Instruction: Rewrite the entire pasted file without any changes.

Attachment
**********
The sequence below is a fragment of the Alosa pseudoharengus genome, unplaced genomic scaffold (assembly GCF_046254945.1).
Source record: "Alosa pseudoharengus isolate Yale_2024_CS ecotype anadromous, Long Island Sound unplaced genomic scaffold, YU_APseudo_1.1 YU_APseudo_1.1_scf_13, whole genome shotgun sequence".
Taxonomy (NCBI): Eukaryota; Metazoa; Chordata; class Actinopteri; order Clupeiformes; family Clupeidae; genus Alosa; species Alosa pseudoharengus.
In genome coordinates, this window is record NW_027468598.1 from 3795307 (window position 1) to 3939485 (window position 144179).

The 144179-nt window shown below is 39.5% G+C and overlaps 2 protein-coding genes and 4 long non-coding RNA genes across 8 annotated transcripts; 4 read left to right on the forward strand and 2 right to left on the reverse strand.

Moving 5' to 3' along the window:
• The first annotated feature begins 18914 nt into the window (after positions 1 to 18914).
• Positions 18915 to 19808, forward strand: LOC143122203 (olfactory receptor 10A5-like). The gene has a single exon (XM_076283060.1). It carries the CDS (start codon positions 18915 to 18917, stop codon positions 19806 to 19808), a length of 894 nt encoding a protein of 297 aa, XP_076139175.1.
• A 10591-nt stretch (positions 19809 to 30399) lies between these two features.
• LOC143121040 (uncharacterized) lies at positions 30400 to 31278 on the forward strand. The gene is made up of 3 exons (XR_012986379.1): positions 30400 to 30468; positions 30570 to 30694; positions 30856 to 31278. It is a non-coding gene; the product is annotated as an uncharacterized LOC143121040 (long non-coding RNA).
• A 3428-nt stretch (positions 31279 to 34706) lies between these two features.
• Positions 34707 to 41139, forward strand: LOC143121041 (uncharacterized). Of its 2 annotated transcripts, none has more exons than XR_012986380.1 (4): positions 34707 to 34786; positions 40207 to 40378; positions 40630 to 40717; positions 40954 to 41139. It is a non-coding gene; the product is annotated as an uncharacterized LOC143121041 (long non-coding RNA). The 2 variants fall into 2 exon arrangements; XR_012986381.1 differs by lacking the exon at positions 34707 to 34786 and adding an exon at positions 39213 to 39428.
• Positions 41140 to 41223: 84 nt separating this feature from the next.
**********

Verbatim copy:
The sequence below is a fragment of the Alosa pseudoharengus genome, unplaced genomic scaffold (assembly GCF_046254945.1).
Source record: "Alosa pseudoharengus isolate Yale_2024_CS ecotype anadromous, Long Island Sound unplaced genomic scaffold, YU_APseudo_1.1 YU_APseudo_1.1_scf_13, whole genome shotgun sequence".
Taxonomy (NCBI): Eukaryota; Metazoa; Chordata; class Actinopteri; order Clupeiformes; family Clupeidae; genus Alosa; species Alosa pseudoharengus.
In genome coordinates, this window is record NW_027468598.1 from 3795307 (window position 1) to 3939485 (window position 144179).

The 144179-nt window shown below is 39.5% G+C and overlaps 2 protein-coding genes and 4 long non-coding RNA genes across 8 annotated transcripts; 4 read left to right on the forward strand and 2 right to left on the reverse strand.

Moving 5' to 3' along the window:
• The first annotated feature begins 18914 nt into the window (after positions 1 to 18914).
• Positions 18915 to 19808, forward strand: LOC143122203 (olfactory receptor 10A5-like). The gene has a single exon (XM_076283060.1). It carries the CDS (start codon positions 18915 to 18917, stop codon positions 19806 to 19808), a length of 894 nt encoding a protein of 297 aa, XP_076139175.1.
• A 10591-nt stretch (positions 19809 to 30399) lies between these two features.
• LOC143121040 (uncharacterized) lies at positions 30400 to 31278 on the forward strand. The gene is made up of 3 exons (XR_012986379.1): positions 30400 to 30468; positions 30570 to 30694; positions 30856 to 31278. It is a non-coding gene; the product is annotated as an uncharacterized LOC143121040 (long non-coding RNA).
• A 3428-nt stretch (positions 31279 to 34706) lies between these two features.
• Positions 34707 to 41139, forward strand: LOC143121041 (uncharacterized). Of its 2 annotated transcripts, none has more exons than XR_012986380.1 (4): positions 34707 to 34786; positions 40207 to 40378; positions 40630 to 40717; positions 40954 to 41139. It is a non-coding gene; the product is annotated as an uncharacterized LOC143121041 (long non-coding RNA). The 2 variants fall into 2 exon arrangements; XR_012986381.1 differs by lacking the exon at positions 34707 to 34786 and adding an exon at positions 39213 to 39428.
• Positions 41140 to 41223: 84 nt separating this feature from the next.